This past week the city of Boston mourned the loss of two of its heroes: Boston Fire Department’s Lieutenant Ed Walsh and Firefighter Michael Kennedy. I cannot say that I knew these brave men who perished battling an inferno on Beacon Street last Wednesday, only that I wish I had. From the glimpses of their personal and professional lives I’ve gotten from the news coverage, these were compassionate and strong men cut down in the prime of life. My thoughts and prayers go out to all those who knew and loved them.
“Greater love has no one than this: to lay down one’s life for one’s friends.” John 15:13 (NIV)
Lt. Walsh and FF Kennedy are just two of the hundreds of heroes that we in the city of Boston are blessed to have. The tragedy of March 26th should remind us all of the risks and sacrifices that our city’s finest – our police, fire and emergency officers – make for us every day. We ought to be grateful that there are those among us willing to enter burning buildings, active crime scenes and smashed vehicles to ensure our safety and security. We are blessed that there are those who are willing to lay down their lives for us.
If you were like me, it was emotionally overwhelming to see the thousands of officers in uniform from all across the globe in Watertown and West Roxbury paying tribute to their fallen brothers. As I watched portions of the funerals, I thought of the other officers at their posts, at their fire stations waiting for a call, waiting to risk their lives for the sake of their community. It was in that moment that the words of Jesus reached their greatest clarity in my mind: there is no greater love than this.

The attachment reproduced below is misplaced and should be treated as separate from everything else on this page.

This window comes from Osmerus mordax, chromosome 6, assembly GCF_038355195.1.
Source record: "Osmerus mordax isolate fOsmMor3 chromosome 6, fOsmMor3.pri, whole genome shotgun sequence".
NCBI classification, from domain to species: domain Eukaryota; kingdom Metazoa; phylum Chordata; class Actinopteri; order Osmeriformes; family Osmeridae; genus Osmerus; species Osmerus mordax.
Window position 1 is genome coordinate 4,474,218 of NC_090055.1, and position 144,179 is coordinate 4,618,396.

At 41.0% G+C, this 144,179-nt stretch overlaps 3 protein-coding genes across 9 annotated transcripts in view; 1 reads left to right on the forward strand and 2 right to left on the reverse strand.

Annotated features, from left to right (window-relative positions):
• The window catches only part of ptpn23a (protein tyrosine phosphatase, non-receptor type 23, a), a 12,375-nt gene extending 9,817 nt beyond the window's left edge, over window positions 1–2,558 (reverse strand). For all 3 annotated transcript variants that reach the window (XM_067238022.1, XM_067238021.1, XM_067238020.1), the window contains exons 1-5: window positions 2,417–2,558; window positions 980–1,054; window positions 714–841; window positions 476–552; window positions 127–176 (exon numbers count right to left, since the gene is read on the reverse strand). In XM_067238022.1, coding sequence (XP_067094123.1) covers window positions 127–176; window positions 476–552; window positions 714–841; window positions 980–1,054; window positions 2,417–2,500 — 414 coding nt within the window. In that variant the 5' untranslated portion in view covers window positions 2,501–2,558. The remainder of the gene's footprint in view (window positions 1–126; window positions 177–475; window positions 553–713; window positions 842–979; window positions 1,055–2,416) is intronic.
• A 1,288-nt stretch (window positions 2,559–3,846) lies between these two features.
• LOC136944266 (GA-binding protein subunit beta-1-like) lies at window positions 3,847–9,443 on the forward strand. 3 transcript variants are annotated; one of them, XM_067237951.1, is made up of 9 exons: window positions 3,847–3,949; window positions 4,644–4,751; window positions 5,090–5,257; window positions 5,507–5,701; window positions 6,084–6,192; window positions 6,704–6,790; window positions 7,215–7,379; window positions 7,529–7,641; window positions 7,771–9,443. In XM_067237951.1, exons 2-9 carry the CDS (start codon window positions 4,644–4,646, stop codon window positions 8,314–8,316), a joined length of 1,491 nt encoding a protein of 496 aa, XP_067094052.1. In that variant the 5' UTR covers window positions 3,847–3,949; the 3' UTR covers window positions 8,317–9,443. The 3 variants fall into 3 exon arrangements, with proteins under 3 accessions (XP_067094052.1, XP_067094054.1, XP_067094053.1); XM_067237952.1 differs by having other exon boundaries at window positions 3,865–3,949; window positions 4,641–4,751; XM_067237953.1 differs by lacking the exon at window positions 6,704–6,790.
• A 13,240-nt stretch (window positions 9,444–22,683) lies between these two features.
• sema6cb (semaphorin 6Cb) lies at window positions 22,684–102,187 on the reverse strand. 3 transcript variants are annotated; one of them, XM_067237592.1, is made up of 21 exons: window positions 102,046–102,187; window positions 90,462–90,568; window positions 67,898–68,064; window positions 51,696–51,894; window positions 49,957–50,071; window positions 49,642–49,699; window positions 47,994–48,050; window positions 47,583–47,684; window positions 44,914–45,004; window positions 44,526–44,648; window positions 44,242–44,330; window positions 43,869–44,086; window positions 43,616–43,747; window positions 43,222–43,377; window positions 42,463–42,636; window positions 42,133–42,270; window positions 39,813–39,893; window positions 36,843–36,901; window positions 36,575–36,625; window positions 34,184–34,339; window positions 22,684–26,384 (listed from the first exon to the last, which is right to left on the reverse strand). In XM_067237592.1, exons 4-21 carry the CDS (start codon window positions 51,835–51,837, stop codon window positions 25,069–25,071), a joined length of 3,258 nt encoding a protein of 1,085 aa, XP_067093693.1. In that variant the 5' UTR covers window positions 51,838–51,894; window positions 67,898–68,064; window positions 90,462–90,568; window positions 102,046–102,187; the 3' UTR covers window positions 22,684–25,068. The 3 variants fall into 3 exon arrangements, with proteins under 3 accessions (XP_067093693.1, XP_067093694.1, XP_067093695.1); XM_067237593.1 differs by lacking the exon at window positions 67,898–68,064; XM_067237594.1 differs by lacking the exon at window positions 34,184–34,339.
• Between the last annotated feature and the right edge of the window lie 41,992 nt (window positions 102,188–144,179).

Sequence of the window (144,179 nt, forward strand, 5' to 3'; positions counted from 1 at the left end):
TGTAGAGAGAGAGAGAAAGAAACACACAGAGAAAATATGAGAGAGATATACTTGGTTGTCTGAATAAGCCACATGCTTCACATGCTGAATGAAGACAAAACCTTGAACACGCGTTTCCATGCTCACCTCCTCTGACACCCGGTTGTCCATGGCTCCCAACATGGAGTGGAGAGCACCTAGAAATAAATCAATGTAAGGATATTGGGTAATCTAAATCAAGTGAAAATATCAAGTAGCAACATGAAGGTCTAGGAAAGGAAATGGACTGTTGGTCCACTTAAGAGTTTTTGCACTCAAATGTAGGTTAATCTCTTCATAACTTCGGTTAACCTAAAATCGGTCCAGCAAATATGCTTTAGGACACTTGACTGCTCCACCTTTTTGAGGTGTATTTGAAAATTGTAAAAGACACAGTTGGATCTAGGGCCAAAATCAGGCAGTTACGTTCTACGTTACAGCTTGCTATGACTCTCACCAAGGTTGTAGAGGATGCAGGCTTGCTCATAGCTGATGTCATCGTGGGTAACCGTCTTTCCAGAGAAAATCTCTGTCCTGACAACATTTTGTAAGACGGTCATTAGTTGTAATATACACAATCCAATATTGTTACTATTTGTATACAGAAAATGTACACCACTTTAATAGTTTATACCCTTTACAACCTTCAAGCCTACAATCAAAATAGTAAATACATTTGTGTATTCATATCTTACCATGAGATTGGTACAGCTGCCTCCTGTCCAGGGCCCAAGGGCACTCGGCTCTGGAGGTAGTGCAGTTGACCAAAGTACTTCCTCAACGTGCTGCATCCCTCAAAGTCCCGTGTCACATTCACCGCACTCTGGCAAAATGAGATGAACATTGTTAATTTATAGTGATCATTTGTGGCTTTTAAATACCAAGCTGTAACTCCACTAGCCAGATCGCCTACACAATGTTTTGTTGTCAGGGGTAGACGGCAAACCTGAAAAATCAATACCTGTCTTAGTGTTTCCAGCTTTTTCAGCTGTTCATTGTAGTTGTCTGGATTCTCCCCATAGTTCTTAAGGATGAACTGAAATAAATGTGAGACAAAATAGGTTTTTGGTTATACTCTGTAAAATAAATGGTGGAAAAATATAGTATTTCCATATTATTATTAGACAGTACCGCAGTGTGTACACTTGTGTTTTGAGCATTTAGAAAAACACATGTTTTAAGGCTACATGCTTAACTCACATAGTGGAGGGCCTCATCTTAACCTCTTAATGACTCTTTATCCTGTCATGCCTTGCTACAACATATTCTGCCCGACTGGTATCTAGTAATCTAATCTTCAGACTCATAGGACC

Later this month, we will observe Easter and celebrate the Lord’s victory over death. But before we can celebrate by singing “He Lives” and “Christ the Lord is Risen Today” we will need to endure Good Friday, the day we watch the Savior die. Jesus knew that his disciples were not fully prepared for this and so he shares his heart with them on the eve of his death. Among a great many other things, he shares the words quoted above. His words are comforting to those whom life has dealt a bitter blow. His words remind us of the great love those who sacrifice all have for others and the great love God has for us.
“But God demonstrates his own love for us in this: While we were still sinners, Christ died for us.” Romans 5:8 (NIV)
Our hope and comfort begins with the fact that Christ died for us; that he laid down his life for us, his friends. Our hope and comfort remains due to the fact that death could not hold him and that he rose victorious, and he promises to take all who believe in him to be with him forever. This is the hope and comfort I pray for the Walsh and Kennedy family and for all those who sacrifice – on home soil or foreign – for our collective safety and security.